They are viewed as being rather dangerous birds to be near. Their powerful legs can help them jump quite high and deliver powerful kicks. Each foot has three toes with large sharpe claws. 

9. Little Blue Heron

Little Blue Heron
Little Blue Heron | image by Alan Schmierer via Flickr
  • Scientific Name: Egretta caerulea
  • Size: 2.5 feet

The Little Blue Heron is a small, graceful wading bird that you can find from North America to Central and South America. In the U.S. the best place to spot them year-round is along the Gulf Coast and southeast coast. They have a distinct appearance, with a long, slender bill and a long neck. The Little Blue Heron has a blue-gray body with a rich purple-maroon head and neck, and greenish legs. Juveniles are white all over until they transition into their adult plumage. This affords them extra protection in their first year as they are able to blend in and be more accepted by other groups of white herons and egrets.

When this bird is at rest or in flight, its long neck is held in an S-shaped position. They‘re found in bodies of water ranging from ponds to lakes, and marshes to swamps, where they hunt for fish, frogs, snakes, and other small prey. The long neck of the Little Blue Heron allows it to spot prey and easily stab it with its spear-like bill.

10. White Ibis

white ibis
Image: (West Palm Beach, Florida)
  • Scientific Name: Eudocimus albus
  • Size: 2.3 feet

The white ibis is a bird that lives along the coast of Mexico, Central America, the Carribean, and the U.S. Gulf and southeast coast. They have a long neck and pink curved beak that they use to probe for food in mud and sediment. They hunt for prey in shallow waters 10 to 15 cm deep, and their diet consists of insects, worms, crayfish, lizards, snails, crabs and other small creatures.

The white ibis has a distinct appearance that makes it easy to identify, with white coloration throughout their bodies and black-edged wings. These birds are very social and are almost always found in groups when feeding, flying or nesting. At night, the group roosts together in trees.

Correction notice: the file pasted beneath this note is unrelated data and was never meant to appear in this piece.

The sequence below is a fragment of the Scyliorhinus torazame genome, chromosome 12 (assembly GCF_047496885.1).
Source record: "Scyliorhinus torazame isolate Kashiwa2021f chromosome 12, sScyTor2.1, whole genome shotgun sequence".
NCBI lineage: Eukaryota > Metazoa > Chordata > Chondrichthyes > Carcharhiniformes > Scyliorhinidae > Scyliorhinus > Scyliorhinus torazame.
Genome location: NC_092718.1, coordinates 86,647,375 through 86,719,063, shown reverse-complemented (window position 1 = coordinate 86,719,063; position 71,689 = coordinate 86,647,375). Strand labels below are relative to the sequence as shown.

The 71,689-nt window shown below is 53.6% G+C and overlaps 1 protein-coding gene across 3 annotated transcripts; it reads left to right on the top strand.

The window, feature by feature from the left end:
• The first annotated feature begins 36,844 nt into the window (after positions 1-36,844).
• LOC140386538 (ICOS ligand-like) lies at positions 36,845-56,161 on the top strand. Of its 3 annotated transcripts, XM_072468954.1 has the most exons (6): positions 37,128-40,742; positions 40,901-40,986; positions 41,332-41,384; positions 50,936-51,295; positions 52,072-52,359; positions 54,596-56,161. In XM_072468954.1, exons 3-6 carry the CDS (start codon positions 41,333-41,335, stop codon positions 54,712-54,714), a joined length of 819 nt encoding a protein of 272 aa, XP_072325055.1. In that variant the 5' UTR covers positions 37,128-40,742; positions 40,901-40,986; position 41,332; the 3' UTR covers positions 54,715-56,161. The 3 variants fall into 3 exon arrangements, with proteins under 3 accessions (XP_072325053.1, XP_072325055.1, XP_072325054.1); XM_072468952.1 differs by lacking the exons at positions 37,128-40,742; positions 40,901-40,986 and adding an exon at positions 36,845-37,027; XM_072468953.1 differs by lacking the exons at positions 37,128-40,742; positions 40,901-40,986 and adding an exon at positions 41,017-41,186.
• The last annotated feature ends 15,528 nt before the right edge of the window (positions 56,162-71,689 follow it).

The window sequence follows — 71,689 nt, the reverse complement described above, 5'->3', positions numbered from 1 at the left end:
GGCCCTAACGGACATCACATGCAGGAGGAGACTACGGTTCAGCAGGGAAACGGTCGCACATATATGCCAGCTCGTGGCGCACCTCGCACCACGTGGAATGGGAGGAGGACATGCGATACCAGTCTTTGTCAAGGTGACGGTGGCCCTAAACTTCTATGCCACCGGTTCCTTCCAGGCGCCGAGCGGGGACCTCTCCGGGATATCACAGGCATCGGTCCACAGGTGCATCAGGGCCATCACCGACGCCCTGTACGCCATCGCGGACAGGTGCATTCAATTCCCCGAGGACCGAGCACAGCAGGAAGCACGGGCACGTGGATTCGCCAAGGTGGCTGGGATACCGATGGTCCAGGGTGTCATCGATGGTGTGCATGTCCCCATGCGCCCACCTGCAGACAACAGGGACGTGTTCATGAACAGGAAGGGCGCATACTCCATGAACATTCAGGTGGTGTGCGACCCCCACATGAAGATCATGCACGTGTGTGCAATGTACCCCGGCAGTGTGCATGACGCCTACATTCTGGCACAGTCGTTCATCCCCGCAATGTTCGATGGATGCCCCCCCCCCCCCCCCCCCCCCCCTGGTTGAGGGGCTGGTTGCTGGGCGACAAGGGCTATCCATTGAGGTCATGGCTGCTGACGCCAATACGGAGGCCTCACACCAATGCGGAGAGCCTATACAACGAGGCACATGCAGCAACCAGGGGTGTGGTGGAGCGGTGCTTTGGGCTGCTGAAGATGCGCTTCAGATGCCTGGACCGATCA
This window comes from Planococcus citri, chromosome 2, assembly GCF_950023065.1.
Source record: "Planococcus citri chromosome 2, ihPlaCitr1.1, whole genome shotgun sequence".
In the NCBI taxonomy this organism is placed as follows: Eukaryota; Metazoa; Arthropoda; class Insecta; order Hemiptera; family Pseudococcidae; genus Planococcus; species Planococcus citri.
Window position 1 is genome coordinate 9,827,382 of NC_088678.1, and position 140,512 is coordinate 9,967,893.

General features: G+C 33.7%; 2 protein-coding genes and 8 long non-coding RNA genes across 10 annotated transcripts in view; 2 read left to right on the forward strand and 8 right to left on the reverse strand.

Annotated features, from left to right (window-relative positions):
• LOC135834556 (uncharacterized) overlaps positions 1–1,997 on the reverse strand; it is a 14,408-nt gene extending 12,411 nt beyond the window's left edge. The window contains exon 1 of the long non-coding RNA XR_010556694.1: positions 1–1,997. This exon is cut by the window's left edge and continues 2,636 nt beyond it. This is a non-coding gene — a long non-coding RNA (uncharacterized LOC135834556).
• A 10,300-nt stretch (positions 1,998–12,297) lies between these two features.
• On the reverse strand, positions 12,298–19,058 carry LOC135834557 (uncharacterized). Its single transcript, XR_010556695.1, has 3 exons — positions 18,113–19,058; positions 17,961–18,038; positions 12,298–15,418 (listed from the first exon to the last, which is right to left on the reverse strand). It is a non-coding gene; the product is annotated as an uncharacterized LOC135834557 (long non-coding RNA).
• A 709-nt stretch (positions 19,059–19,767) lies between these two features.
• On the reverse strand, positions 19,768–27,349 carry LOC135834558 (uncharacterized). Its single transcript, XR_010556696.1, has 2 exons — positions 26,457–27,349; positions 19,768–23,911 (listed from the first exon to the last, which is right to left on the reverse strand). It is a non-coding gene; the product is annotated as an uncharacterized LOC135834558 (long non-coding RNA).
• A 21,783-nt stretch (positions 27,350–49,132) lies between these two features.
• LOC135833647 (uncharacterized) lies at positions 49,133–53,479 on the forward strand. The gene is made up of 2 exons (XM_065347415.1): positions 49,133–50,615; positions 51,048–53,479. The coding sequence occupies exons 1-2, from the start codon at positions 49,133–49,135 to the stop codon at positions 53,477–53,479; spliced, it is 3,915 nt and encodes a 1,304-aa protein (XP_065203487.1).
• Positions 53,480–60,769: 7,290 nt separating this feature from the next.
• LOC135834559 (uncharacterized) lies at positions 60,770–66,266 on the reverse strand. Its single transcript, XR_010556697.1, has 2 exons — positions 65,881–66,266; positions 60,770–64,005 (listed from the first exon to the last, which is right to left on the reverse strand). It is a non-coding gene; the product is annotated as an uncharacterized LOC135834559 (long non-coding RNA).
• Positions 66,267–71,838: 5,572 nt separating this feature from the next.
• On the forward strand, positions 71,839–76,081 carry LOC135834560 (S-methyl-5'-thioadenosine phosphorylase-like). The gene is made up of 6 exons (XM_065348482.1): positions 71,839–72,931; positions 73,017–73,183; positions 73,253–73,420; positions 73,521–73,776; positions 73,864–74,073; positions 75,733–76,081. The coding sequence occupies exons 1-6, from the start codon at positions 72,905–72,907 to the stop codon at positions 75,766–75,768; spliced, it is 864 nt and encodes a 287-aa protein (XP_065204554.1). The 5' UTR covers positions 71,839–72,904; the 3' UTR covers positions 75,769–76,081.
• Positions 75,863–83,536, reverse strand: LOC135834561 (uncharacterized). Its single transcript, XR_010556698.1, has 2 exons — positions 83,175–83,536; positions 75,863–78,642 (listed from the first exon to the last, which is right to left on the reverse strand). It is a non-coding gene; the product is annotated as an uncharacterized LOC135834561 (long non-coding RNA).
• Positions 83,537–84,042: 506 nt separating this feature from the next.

11. Tricolored Heron

Tricolored heron foraging
Tricolored heron foraging | image by Andrew Cannizzaro via Flickr | CC BY 2.0
  • Scientific Name: Egretta tricolor
  • Size: 1.8-2.5 feet

The Tricolored Heron is a medium-sized, long-necked bird native to North America, as well as the coasts of Central and South America. When these birds are at rest or flying, their necks can be seen pulled back in a curved position. Their bodies are blue-gray with purplish highlights, with a white belly and a white stripe down the middle of their neck. 

These herons are found in marshes, swamps, and mudflats, where they feed on small fish, crustaceans, and insects caught while wading in shallow water. Tricolored herons are mostly solitary creatures with strong territorial instincts.

12. Greater Flamingo

Greater flamingo in calm water
A greater flamingo in calm water | image by Gregory “Slobirdr” Smith via Flickr | CC BY-SA 2.0
  • Scientific Name: Phoenicopterus roseus
  • Size: 4-5 feet

Greater Flamingos are large, long-legged birds found in the Middle East, Africa, parts of Europe and Asia. They’re the tallest species of flamingo, standing 4 to 5 feet tall and weighing up to 7.7 pounds. Their natural habitat consists primarily of shallow freshwater or saltwater lakes and muddy beaches.

Their necks have 19 cervical vertebrae, allowing them to reach deep into the water to eat food such as algae and crustaceans. With legs that long, they need an equally long neck to reach the water! They also have filter feeders on their beaks, which aid in the removal of small organisms from the water.

These long-necked birds’ colors are also obtained from carotenoid pigments acquired from feeding on creatures such as brine shrimp.